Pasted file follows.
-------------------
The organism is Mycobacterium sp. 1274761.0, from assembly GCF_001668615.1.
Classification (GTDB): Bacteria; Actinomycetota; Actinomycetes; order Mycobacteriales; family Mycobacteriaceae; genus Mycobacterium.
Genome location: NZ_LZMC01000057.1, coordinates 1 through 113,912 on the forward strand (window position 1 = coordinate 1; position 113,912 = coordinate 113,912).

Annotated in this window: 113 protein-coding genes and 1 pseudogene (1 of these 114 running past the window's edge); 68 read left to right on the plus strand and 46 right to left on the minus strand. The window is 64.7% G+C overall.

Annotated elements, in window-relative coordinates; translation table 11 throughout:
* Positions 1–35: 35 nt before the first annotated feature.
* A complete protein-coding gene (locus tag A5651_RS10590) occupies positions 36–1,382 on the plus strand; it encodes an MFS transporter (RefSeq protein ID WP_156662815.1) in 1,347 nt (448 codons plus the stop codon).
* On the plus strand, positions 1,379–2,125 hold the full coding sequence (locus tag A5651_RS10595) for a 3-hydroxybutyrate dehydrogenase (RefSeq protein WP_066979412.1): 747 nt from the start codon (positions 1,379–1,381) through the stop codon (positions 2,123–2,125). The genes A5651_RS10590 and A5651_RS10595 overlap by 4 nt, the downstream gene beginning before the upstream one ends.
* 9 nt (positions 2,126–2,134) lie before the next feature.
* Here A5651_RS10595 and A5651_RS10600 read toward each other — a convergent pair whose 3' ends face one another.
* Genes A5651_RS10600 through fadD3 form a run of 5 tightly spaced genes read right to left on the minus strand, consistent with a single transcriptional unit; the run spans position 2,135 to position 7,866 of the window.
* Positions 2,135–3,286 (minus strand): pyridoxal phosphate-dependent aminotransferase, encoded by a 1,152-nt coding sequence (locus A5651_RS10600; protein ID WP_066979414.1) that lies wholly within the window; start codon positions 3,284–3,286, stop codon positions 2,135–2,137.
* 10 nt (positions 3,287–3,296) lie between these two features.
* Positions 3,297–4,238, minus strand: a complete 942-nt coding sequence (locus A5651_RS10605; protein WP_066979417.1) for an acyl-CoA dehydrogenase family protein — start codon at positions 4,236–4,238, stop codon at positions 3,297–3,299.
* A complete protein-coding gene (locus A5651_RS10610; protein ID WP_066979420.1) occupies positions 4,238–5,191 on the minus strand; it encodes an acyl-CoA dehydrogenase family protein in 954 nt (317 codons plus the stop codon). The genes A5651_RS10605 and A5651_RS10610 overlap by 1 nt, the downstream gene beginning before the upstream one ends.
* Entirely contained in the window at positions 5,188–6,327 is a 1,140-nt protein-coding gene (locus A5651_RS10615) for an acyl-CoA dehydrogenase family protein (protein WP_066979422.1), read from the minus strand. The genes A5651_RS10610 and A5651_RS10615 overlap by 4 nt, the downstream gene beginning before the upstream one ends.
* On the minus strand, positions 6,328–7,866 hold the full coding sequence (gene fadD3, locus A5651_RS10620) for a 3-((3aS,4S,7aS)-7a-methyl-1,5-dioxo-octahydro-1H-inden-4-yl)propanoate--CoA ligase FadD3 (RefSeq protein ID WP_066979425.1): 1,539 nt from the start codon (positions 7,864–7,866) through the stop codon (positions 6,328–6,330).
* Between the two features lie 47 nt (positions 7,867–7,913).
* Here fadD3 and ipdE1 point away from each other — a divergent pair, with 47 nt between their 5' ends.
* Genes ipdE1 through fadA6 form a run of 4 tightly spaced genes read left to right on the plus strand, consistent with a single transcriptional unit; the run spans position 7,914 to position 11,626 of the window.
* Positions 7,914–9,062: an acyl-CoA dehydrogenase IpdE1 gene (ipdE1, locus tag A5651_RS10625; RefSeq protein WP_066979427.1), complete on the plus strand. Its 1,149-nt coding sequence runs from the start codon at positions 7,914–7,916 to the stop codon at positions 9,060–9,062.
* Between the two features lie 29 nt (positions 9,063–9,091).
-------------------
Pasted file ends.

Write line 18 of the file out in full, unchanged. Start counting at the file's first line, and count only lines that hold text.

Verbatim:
* Between the two features lie 47 nt (positions 7,867–7,913).